Left: Physics 104 student Beth Lavell models the fashionable 'headless' look during the last day of summer class. Center: Ivone Kim makes a hot air balloon float. Right: Justin Moultrie and Stephanie Hernandez discuss the physics of guitars.

Welcome to Physics 104 - How Things Work- Summer 2003

Roberto Ramos
Phone:301-405-7268 (office) or 301-405-7581 (lab) Office Hours: Wednesday & Friday 11-12 pm at Physics B2125 Fax: 301-405-3779
E-mail: rramos@glue.umd.edu You can find me during office hours at my office at Room B2119, Physics Building or during other times, at my lab in the Sub-Basement SB0331 of the Center for Superconductivity Research Building adjacent to Physics
Links to Course Information
Course Policies
Amusing But Helpful Applets/Demos
Suggested Topics for Class Presentation
Course Goals
Exams and Solutions
Oral presentations
Solutions to Homework

    Physics 104  is based on a similar course that was developed and taught at the University of Virginia by Louis Bloomfield, whose book we are using. Much of the material in this course description was taken (with permission) from the UVA course. There will be some differences between our course and theirs. We have a much smaller class which allows us to do things in a more personal manner.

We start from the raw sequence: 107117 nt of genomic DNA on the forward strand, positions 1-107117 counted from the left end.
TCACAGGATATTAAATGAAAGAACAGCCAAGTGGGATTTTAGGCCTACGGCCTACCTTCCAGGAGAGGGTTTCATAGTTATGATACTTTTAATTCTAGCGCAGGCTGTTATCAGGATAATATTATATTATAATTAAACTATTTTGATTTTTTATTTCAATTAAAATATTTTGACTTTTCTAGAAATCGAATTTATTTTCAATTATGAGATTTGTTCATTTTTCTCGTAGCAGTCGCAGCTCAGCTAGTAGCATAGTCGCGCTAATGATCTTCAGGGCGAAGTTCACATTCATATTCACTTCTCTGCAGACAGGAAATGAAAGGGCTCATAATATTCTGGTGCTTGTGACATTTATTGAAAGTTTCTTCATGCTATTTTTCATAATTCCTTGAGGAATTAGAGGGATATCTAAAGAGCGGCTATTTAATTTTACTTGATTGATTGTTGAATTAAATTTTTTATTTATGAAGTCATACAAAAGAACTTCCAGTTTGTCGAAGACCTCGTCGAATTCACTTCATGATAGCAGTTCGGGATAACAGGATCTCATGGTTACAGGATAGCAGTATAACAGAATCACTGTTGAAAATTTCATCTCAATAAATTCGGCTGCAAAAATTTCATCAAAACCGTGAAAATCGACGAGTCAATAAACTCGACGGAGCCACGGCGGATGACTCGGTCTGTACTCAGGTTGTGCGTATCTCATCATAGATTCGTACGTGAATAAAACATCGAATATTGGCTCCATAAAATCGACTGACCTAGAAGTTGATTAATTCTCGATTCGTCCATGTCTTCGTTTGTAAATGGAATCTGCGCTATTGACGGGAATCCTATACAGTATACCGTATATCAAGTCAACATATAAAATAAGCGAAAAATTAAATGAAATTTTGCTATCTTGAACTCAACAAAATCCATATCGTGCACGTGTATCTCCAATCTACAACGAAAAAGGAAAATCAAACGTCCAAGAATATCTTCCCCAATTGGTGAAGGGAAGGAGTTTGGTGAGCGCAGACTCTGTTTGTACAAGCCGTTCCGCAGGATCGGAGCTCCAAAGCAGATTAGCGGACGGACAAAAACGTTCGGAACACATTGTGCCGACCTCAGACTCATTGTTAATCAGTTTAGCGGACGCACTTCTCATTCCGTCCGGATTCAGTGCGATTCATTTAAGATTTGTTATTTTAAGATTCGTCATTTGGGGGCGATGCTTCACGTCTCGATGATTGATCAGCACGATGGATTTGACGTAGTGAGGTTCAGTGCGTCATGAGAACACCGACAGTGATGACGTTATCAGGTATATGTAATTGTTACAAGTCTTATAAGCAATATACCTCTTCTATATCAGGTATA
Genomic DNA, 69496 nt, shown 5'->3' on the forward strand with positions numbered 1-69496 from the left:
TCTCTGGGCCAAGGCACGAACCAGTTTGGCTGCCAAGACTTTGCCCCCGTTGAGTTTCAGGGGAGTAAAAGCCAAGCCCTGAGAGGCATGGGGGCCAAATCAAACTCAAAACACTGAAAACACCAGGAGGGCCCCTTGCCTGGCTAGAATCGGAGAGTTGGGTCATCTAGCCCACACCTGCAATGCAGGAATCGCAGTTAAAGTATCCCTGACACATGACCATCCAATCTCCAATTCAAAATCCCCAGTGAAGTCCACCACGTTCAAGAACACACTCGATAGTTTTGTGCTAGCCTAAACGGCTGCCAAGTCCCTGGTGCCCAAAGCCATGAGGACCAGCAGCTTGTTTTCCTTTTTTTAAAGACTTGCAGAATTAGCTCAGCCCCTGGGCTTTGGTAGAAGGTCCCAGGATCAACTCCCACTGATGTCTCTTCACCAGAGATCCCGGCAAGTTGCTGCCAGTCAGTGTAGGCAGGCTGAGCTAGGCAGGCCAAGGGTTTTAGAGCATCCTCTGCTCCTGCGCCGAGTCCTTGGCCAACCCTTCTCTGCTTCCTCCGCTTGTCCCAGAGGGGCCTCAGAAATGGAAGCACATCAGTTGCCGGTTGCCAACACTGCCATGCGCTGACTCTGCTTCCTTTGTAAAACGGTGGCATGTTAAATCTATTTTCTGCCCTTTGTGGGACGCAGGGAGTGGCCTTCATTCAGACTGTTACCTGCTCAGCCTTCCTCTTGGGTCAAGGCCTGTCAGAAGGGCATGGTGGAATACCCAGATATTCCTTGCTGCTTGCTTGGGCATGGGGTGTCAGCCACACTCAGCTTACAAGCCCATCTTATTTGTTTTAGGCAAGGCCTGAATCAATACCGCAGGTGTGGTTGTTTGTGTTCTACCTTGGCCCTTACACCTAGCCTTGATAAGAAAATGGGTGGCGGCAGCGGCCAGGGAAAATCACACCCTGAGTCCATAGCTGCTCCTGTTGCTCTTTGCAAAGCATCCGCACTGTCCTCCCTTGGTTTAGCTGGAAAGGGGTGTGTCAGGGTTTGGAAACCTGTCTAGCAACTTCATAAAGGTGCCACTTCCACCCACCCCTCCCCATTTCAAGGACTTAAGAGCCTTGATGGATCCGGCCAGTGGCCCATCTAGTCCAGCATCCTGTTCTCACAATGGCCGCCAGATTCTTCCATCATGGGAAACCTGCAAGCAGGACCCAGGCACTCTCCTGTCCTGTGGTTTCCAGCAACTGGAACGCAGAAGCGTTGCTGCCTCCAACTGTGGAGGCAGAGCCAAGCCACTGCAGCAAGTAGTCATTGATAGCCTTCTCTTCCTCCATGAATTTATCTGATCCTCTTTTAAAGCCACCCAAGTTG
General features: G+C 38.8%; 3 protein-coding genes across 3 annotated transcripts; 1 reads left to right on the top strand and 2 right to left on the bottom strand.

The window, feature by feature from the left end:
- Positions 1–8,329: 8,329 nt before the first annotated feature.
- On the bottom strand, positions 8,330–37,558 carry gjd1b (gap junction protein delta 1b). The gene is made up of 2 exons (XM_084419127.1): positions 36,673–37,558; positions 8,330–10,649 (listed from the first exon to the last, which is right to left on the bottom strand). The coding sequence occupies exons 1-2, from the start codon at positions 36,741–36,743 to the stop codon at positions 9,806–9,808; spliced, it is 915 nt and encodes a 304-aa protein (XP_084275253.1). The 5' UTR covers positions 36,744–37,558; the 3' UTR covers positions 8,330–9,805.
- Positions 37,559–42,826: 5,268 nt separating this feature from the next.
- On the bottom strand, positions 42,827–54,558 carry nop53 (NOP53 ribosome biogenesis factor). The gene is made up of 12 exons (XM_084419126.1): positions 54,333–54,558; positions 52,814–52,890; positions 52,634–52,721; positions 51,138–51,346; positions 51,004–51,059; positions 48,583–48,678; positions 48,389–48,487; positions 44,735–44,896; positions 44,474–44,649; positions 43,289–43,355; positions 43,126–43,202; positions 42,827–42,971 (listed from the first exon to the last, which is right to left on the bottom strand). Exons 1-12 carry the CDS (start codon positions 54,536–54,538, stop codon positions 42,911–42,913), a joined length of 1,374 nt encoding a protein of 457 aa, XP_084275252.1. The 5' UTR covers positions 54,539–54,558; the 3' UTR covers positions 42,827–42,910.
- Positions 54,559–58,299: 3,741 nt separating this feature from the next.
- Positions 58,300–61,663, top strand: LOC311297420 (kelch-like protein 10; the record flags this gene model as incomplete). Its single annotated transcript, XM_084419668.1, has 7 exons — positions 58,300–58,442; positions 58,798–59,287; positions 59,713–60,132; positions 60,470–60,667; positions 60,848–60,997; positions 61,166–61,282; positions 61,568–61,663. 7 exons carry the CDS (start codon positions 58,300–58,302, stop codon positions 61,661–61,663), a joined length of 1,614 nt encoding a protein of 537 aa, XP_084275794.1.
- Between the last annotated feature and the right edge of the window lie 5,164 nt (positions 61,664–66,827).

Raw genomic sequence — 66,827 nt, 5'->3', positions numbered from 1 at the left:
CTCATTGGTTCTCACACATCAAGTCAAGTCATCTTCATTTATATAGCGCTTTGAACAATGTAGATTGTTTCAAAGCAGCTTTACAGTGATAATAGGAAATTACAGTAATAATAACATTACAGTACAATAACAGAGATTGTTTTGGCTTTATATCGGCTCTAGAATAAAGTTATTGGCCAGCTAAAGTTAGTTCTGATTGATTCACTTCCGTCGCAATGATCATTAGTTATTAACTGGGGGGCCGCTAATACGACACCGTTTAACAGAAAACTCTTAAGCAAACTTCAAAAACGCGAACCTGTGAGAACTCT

You may have chosen this course as part of your CORE Liberal Arts and Sciences Studies Program, the general education portion of your degree program. CORE Distributive Studies courses are designed to ensure that you will take a look at several different academic disciplines and the way they create and analyze knowledge about the world. A faculty and student committee approved this CORE Distributive Studies course because it will introduce you to ideas and issues that are central to a major intellectual discipline and because it promises to involve you actively in the learning process. Please take advantage of the opportunities this course offers you.

Course Description
    The class meets Monday - Friday from 9:30-10:50 am in room 1410 of the Physics Building.  Since the room is typically used for large classes (and we are a small one!), I will request all students to sit within the first 2-3 rows of the room. This setting allows us to liberally use one of the world's best Physics lecture demonstration facilities.

Because this class meets for 80 minutes, we have more time in each class to do demonstrations and have discussions. This will be an important part of the course and missing even a single class will put you at a serious disadvantage.

    The purpose of this course is to show you the scientific basis of how objects work in the world around you. I have picked a list of topics that hopefully you will find interesting. There will be many opportunities to ask about things that we don't cover both in class and through E-mail.

    The course grade will be determined by the following:
Homework 15%
Mid-term Exam  35%
Presentation   15%
Final Exam 35%

    Homework will be given regularly throughout the course. It will be collected at the beginning of the class the following Monday and graded. Homework is actually worth more than the 15% of the grade that it counts for, as it will help you clarify your understanding of the material, point out areas of weakness and help you prepare for the exams. Only rarely will a student do well in the course without carefully doing the homework.